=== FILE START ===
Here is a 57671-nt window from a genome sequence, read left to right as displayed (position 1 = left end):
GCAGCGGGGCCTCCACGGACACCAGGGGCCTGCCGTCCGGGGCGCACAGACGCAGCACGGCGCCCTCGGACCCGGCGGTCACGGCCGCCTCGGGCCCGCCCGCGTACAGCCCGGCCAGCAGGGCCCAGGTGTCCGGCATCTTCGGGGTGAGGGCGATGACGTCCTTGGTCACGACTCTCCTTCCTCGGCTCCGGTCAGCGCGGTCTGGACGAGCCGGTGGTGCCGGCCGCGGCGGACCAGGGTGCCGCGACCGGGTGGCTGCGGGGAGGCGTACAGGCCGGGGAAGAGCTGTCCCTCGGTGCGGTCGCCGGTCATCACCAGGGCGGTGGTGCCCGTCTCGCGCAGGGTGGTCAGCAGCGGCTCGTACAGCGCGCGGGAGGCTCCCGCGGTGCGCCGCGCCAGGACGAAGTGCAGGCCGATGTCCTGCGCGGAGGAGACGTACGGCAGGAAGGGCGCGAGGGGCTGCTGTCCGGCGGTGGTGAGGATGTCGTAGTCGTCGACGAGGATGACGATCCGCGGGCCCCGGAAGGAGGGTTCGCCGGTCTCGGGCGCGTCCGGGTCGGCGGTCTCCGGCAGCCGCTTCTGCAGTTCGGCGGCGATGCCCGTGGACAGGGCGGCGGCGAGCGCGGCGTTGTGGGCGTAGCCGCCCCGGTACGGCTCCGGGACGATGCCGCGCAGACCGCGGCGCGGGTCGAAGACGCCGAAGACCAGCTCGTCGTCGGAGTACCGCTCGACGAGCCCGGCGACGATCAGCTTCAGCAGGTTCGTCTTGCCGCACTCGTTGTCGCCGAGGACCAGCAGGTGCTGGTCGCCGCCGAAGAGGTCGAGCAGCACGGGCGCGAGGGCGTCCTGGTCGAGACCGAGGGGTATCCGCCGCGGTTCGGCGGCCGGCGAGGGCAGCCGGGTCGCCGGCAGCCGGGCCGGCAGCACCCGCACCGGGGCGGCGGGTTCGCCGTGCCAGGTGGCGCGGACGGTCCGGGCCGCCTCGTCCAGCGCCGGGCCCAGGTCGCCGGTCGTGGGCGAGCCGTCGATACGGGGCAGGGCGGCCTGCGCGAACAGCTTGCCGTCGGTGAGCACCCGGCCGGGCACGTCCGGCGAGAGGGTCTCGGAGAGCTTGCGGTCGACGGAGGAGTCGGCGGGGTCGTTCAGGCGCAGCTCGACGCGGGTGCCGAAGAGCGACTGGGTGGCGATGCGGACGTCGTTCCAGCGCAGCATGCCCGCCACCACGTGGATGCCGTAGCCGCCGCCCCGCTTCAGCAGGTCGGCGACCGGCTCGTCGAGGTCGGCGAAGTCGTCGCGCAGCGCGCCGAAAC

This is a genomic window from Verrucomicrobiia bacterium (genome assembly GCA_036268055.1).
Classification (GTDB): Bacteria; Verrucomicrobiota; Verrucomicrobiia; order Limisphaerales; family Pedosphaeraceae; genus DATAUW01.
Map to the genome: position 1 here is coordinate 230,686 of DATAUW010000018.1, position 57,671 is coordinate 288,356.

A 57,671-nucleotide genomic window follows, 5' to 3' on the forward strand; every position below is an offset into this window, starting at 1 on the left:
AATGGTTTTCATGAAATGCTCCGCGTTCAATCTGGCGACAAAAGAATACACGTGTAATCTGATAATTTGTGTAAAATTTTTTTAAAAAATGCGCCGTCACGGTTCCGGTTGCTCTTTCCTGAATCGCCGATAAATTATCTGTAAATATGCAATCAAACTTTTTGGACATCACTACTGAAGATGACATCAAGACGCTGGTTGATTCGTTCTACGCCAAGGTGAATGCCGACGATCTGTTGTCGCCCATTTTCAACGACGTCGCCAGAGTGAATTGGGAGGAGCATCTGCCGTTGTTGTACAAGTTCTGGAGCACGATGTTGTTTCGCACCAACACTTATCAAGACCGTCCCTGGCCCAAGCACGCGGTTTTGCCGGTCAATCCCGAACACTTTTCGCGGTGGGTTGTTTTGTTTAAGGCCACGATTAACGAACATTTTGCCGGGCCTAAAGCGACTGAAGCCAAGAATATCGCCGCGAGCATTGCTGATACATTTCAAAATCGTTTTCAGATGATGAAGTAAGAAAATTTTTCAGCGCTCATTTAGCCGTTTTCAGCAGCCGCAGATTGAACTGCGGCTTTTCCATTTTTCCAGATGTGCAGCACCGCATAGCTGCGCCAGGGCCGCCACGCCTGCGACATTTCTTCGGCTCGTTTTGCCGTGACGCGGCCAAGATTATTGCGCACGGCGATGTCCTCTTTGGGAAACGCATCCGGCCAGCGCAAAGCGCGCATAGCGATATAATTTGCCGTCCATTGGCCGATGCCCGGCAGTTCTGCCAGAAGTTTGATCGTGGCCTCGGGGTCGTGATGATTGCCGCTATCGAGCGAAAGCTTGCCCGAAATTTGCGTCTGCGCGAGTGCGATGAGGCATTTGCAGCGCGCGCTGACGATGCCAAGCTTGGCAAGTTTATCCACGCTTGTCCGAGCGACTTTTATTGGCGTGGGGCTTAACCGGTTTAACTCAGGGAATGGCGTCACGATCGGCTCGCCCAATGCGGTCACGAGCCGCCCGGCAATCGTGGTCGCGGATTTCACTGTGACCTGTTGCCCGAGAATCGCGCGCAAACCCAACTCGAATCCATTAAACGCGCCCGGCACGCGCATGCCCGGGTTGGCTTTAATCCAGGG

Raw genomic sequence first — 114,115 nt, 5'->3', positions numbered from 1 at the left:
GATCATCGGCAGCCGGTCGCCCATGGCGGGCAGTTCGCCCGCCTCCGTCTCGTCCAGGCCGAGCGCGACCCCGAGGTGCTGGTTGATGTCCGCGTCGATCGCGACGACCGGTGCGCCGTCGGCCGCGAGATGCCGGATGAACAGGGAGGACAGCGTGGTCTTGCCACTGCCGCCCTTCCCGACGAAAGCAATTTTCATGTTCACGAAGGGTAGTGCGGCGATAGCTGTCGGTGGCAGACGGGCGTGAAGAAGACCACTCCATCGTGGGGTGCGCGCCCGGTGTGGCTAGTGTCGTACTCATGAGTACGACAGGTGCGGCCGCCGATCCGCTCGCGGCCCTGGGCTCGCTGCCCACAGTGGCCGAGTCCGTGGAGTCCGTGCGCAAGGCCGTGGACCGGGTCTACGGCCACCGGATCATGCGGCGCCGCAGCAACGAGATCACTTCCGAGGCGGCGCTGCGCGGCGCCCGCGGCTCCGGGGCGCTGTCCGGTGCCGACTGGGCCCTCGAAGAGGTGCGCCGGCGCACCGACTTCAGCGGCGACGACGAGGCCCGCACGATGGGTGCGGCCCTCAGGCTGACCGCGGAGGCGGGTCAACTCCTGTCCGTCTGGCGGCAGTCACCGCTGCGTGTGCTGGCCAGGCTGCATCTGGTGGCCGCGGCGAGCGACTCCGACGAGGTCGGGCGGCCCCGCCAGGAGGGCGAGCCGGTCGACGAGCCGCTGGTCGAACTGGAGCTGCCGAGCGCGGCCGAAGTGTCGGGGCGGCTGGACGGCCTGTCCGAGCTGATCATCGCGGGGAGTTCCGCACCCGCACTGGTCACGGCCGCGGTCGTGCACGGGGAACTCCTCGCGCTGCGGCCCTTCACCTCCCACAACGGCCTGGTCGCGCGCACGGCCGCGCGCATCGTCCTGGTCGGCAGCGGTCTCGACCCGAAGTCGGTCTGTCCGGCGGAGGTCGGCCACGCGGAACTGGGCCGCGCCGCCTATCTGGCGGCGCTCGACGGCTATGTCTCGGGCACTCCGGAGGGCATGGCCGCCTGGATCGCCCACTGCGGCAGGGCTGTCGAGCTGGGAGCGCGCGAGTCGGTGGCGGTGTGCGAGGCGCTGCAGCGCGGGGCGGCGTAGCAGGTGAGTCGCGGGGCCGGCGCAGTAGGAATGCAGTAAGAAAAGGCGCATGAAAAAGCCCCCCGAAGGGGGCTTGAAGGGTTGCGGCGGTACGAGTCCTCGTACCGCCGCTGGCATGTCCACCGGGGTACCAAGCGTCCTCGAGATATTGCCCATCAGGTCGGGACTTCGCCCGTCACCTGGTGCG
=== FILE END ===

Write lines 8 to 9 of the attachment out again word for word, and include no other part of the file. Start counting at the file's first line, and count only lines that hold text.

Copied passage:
Raw genomic sequence first — 114,115 nt, 5'->3', positions numbered from 1 at the left:
GATCATCGGCAGCCGGTCGCCCATGGCGGGCAGTTCGCCCGCCTCCGTCTCGTCCAGGCCGAGCGCGACCCCGAGGTGCTGGTTGATGTCCGCGTCGATCGCGACGACCGGTGCGCCGTCGGCCGCGAGATGCCGGATGAACAGGGAGGACAGCGTGGTCTTGCCACTGCCGCCCTTCCCGACGAAAGCAATTTTCATGTTCACGAAGGGTAGTGCGGCGATAGCTGTCGGTGGCAGACGGGCGTGAAGAAGACCACTCCATCGTGGGGTGCGCGCCCGGTGTGGCTAGTGTCGTACTCATGAGTACGACAGGTGCGGCCGCCGATCCGCTCGCGGCCCTGGGCTCGCTGCCCACAGTGGCCGAGTCCGTGGAGTCCGTGCGCAAGGCCGTGGACCGGGTCTACGGCCACCGGATCATGCGGCGCCGCAGCAACGAGATCACTTCCGAGGCGGCGCTGCGCGGCGCCCGCGGCTCCGGGGCGCTGTCCGGTGCCGACTGGGCCCTCGAAGAGGTGCGCCGGCGCACCGACTTCAGCGGCGACGACGAGGCCCGCACGATGGGTGCGGCCCTCAGGCTGACCGCGGAGGCGGGTCAACTCCTGTCCGTCTGGCGGCAGTCACCGCTGCGTGTGCTGGCCAGGCTGCATCTGGTGGCCGCGGCGAGCGACTCCGACGAGGTCGGGCGGCCCCGCCAGGAGGGCGAGCCGGTCGACGAGCCGCTGGTCGAACTGGAGCTGCCGAGCGCGGCCGAAGTGTCGGGGCGGCTGGACGGCCTGTCCGAGCTGATCATCGCGGGGAGTTCCGCACCCGCACTGGTCACGGCCGCGGTCGTGCACGGGGAACTCCTCGCGCTGCGGCCCTTCACCTCCCACAACGGCCTGGTCGCGCGCACGGCCGCGCGCATCGTCCTGGTCGGCAGCGGTCTCGACCCGAAGTCGGTCTGTCCGGCGGAGGTCGGCCACGCGGAACTGGGCCGCGCCGCCTATCTGGCGGCGCTCGACGGCTATGTCTCGGGCACTCCGGAGGGCATGGCCGCCTGGATCGCCCACTGCGGCAGGGCTGTCGAGCTGGGAGCGCGCGAGTCGGTGGCGGTGTGCGAGGCGCTGCAGCGCGGGGCGGCGTAGCAGGTGAGTCGCGGGGCCGGCGCAGTAGGAATGCAGTAAGAAAAGGCGCATGAAAAAGCCCCCCGAAGGGGGCTTGAAGGGTTGCGGCGGTACGAGTCCTCGTACCGCCGCTGGCATGTCCACCGGGGTACCAAGCGTCCTCGAGATATTGCCCATCAGGTCGGGACTTCGCCCGTCACCTGGTGCG